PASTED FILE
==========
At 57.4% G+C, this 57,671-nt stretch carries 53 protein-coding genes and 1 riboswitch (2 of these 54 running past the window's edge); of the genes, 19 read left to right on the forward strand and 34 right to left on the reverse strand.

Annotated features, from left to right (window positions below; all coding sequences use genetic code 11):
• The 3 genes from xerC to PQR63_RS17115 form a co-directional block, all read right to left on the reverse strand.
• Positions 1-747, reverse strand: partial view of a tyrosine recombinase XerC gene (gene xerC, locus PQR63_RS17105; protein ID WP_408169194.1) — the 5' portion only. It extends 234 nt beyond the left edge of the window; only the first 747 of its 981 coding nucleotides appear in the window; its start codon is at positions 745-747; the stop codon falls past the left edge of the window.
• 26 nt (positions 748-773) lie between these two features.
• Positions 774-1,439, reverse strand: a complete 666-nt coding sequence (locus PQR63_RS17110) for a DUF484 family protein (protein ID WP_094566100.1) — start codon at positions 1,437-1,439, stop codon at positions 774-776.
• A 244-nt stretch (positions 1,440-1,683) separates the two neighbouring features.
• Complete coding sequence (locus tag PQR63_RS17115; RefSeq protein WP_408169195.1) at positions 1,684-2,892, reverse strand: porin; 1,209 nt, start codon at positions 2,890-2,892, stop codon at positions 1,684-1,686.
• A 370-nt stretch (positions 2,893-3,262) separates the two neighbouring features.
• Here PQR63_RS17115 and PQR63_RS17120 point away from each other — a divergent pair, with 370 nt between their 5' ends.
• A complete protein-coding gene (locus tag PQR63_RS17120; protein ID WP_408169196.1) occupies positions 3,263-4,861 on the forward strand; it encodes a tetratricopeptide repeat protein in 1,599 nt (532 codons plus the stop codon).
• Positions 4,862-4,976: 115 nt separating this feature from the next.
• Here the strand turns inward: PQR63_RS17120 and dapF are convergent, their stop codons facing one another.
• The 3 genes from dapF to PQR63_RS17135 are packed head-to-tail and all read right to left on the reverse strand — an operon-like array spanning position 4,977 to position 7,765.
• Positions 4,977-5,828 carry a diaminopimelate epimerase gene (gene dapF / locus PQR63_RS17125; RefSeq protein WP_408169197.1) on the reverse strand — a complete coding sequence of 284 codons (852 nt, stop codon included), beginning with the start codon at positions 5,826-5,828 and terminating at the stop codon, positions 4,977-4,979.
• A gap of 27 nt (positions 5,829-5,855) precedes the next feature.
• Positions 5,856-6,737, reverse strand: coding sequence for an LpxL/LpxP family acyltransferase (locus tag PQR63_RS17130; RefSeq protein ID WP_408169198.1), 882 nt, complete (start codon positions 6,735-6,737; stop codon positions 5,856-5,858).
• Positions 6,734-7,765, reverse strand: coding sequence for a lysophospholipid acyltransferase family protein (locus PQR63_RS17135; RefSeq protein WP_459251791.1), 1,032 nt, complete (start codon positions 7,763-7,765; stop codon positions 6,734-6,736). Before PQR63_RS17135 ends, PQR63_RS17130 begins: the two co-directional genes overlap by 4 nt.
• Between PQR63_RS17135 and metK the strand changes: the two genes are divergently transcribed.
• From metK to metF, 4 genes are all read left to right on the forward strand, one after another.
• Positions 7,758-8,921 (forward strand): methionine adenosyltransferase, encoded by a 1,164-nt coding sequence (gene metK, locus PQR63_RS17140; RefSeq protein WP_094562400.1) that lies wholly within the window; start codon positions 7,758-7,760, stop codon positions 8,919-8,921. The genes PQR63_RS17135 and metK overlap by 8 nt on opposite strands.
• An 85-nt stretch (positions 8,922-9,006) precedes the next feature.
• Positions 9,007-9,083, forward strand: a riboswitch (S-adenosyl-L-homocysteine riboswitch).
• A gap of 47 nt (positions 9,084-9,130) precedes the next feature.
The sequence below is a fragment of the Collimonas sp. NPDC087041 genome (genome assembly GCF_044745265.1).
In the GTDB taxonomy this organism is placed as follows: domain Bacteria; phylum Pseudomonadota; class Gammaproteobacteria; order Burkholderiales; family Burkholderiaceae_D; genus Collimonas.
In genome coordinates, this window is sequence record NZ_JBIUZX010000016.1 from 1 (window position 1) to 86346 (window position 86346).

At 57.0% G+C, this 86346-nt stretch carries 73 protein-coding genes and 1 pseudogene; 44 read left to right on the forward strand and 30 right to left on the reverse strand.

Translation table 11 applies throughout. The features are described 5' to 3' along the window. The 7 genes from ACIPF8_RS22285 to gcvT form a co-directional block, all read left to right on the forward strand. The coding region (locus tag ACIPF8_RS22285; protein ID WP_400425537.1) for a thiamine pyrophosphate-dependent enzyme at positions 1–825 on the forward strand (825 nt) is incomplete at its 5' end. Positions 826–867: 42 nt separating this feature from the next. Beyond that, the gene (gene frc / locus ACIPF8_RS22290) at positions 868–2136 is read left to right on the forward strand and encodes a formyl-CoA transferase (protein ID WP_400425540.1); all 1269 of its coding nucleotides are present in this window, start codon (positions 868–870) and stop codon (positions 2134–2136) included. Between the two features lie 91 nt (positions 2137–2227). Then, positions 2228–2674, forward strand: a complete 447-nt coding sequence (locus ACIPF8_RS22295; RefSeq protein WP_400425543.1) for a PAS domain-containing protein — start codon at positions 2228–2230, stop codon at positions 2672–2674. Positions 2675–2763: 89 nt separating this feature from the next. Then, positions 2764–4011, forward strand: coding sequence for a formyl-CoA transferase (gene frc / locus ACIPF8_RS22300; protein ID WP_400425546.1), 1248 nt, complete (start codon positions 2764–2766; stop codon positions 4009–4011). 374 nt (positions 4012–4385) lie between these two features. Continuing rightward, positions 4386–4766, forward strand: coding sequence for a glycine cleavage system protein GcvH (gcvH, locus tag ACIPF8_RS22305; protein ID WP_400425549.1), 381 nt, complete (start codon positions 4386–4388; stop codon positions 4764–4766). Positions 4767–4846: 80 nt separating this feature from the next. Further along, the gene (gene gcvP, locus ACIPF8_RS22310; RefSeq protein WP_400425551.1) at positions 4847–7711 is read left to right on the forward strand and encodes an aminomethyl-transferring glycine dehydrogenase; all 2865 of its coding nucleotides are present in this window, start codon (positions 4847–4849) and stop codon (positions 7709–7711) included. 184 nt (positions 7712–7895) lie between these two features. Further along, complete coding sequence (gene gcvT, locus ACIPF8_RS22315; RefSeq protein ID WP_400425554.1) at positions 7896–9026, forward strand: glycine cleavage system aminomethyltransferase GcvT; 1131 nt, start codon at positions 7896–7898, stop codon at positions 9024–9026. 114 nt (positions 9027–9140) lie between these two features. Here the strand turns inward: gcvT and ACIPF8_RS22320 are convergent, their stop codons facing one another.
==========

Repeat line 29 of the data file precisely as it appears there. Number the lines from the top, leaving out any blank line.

Translation table 11 applies throughout. The features are described 5' to 3' along the window. The 7 genes from ACIPF8_RS22285 to gcvT form a co-directional block, all read left to right on the forward strand. The coding region (locus tag ACIPF8_RS22285; protein ID WP_400425537.1) for a thiamine pyrophosphate-dependent enzyme at positions 1–825 on the forward strand (825 nt) is incomplete at its 5' end. Positions 826–867: 42 nt separating this feature from the next. Beyond that, the gene (gene frc / locus ACIPF8_RS22290) at positions 868–2136 is read left to right on the forward strand and encodes a formyl-CoA transferase (protein ID WP_400425540.1); all 1269 of its coding nucleotides are present in this window, start codon (positions 868–870) and stop codon (positions 2134–2136) included. Between the two features lie 91 nt (positions 2137–2227). Then, positions 2228–2674, forward strand: a complete 447-nt coding sequence (locus ACIPF8_RS22295; RefSeq protein WP_400425543.1) for a PAS domain-containing protein — start codon at positions 2228–2230, stop codon at positions 2672–2674. Positions 2675–2763: 89 nt separating this feature from the next. Then, positions 2764–4011, forward strand: coding sequence for a formyl-CoA transferase (gene frc / locus ACIPF8_RS22300; protein ID WP_400425546.1), 1248 nt, complete (start codon positions 2764–2766; stop codon positions 4009–4011). 374 nt (positions 4012–4385) lie between these two features. Continuing rightward, positions 4386–4766, forward strand: coding sequence for a glycine cleavage system protein GcvH (gcvH, locus tag ACIPF8_RS22305; protein ID WP_400425549.1), 381 nt, complete (start codon positions 4386–4388; stop codon positions 4764–4766). Positions 4767–4846: 80 nt separating this feature from the next. Further along, the gene (gene gcvP, locus ACIPF8_RS22310; RefSeq protein WP_400425551.1) at positions 4847–7711 is read left to right on the forward strand and encodes an aminomethyl-transferring glycine dehydrogenase; all 2865 of its coding nucleotides are present in this window, start codon (positions 4847–4849) and stop codon (positions 7709–7711) included. 184 nt (positions 7712–7895) lie between these two features. Further along, complete coding sequence (gene gcvT, locus ACIPF8_RS22315; RefSeq protein ID WP_400425554.1) at positions 7896–9026, forward strand: glycine cleavage system aminomethyltransferase GcvT; 1131 nt, start codon at positions 7896–7898, stop codon at positions 9024–9026. 114 nt (positions 9027–9140) lie between these two features. Here the strand turns inward: gcvT and ACIPF8_RS22320 are convergent, their stop codons facing one another.